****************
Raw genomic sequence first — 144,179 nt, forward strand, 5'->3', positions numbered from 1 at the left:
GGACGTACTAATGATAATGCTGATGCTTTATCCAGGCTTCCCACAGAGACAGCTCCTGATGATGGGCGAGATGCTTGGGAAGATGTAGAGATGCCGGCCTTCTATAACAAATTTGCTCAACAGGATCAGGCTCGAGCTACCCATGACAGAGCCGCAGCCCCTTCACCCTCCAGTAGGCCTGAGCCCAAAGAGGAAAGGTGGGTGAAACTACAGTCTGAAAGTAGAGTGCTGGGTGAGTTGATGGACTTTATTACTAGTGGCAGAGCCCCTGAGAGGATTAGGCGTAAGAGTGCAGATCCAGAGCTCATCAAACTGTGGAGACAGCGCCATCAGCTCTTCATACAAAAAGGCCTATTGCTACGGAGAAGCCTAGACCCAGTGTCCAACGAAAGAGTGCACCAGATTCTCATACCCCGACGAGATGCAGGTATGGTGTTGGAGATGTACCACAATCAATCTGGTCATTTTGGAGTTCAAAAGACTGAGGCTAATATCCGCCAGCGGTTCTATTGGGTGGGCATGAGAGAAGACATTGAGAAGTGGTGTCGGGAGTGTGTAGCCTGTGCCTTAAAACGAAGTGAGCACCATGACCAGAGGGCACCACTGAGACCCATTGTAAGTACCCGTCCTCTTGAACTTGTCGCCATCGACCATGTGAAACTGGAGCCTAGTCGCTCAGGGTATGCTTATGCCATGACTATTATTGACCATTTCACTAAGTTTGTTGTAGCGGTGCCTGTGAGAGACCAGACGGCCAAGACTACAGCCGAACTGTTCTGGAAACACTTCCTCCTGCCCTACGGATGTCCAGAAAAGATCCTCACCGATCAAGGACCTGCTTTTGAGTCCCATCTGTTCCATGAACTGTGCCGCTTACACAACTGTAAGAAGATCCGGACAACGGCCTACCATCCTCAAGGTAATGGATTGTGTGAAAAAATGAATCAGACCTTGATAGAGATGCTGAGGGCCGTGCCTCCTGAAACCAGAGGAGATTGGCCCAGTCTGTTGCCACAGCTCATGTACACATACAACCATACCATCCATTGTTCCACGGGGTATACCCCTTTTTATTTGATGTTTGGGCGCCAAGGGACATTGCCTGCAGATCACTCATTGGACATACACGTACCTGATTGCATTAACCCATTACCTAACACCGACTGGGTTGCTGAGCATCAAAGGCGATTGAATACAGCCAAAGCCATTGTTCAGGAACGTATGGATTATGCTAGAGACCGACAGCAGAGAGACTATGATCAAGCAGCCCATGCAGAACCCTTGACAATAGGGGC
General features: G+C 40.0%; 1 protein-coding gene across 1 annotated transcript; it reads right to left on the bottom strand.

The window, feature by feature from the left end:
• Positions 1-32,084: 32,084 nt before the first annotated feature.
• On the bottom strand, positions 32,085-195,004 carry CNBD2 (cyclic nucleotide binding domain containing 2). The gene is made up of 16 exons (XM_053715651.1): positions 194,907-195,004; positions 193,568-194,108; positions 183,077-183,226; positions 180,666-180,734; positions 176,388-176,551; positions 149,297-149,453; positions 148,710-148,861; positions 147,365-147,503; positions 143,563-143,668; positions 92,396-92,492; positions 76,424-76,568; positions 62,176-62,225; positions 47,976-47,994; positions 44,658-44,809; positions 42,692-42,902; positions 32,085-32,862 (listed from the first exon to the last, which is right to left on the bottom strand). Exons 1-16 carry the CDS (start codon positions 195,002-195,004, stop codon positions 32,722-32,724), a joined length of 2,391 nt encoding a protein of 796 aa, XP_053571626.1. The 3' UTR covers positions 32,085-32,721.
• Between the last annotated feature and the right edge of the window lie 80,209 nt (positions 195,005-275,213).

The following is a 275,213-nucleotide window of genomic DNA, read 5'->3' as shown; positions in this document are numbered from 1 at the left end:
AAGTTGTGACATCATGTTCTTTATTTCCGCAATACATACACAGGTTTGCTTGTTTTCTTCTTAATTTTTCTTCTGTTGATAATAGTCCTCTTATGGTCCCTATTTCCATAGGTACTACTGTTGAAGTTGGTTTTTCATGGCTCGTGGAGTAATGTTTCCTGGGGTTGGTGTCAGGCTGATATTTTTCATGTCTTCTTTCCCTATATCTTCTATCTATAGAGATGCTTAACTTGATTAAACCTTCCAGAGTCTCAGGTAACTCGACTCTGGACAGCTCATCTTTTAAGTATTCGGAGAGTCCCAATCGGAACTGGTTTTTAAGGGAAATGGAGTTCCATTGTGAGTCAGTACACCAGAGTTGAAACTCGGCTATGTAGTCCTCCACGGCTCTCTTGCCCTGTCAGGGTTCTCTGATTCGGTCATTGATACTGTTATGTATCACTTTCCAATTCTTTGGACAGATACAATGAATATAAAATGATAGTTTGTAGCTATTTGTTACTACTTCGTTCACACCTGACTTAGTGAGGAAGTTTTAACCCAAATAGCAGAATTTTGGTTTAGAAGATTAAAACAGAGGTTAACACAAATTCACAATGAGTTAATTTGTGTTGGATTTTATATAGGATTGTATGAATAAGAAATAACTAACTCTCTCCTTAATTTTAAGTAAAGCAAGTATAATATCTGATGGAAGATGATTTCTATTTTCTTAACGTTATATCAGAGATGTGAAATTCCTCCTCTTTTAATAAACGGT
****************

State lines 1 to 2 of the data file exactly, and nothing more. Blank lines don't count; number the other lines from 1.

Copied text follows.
Raw genomic sequence first — 144,179 nt, forward strand, 5'->3', positions numbered from 1 at the left:
GGACGTACTAATGATAATGCTGATGCTTTATCCAGGCTTCCCACAGAGACAGCTCCTGATGATGGGCGAGATGCTTGGGAAGATGTAGAGATGCCGGCCTTCTATAACAAATTTGCTCAACAGGATCAGGCTCGAGCTACCCATGACAGAGCCGCAGCCCCTTCACCCTCCAGTAGGCCTGAGCCCAAAGAGGAAAGGTGGGTGAAACTACAGTCTGAAAGTAGAGTGCTGGGTGAGTTGATGGACTTTATTACTAGTGGCAGAGCCCCTGAGAGGATTAGGCGTAAGAGTGCAGATCCAGAGCTCATCAAACTGTGGAGACAGCGCCATCAGCTCTTCATACAAAAAGGCCTATTGCTACGGAGAAGCCTAGACCCAGTGTCCAACGAAAGAGTGCACCAGATTCTCATACCCCGACGAGATGCAGGTATGGTGTTGGAGATGTACCACAATCAATCTGGTCATTTTGGAGTTCAAAAGACTGAGGCTAATATCCGCCAGCGGTTCTATTGGGTGGGCATGAGAGAAGACATTGAGAAGTGGTGTCGGGAGTGTGTAGCCTGTGCCTTAAAACGAAGTGAGCACCATGACCAGAGGGCACCACTGAGACCCATTGTAAGTACCCGTCCTCTTGAACTTGTCGCCATCGACCATGTGAAACTGGAGCCTAGTCGCTCAGGGTATGCTTATGCCATGACTATTATTGACCATTTCACTAAGTTTGTTGTAGCGGTGCCTGTGAGAGACCAGACGGCCAAGACTACAGCCGAACTGTTCTGGAAACACTTCCTCCTGCCCTACGGATGTCCAGAAAAGATCCTCACCGATCAAGGACCTGCTTTTGAGTCCCATCTGTTCCATGAACTGTGCCGCTTACACAACTGTAAGAAGATCCGGACAACGGCCTACCATCCTCAAGGTAATGGATTGTGTGAAAAAATGAATCAGACCTTGATAGAGATGCTGAGGGCCGTGCCTCCTGAAACCAGAGGAGATTGGCCCAGTCTGTTGCCACAGCTCATGTACACATACAACCATACCATCCATTGTTCCACGGGGTATACCCCTTTTTATTTGATGTTTGGGCGCCAAGGGACATTGCCTGCAGATCACTCATTGGACATACACGTACCTGATTGCATTAACCCATTACCTAACACCGACTGGGTTGCTGAGCATCAAAGGCGATTGAATACAGCCAAAGCCATTGTTCAGGAACGTATGGATTATGCTAGAGACCGACAGCAGAGAGACTATGATCAAGCAGCCCATGCAGAACCCTTGACAATAGGGGC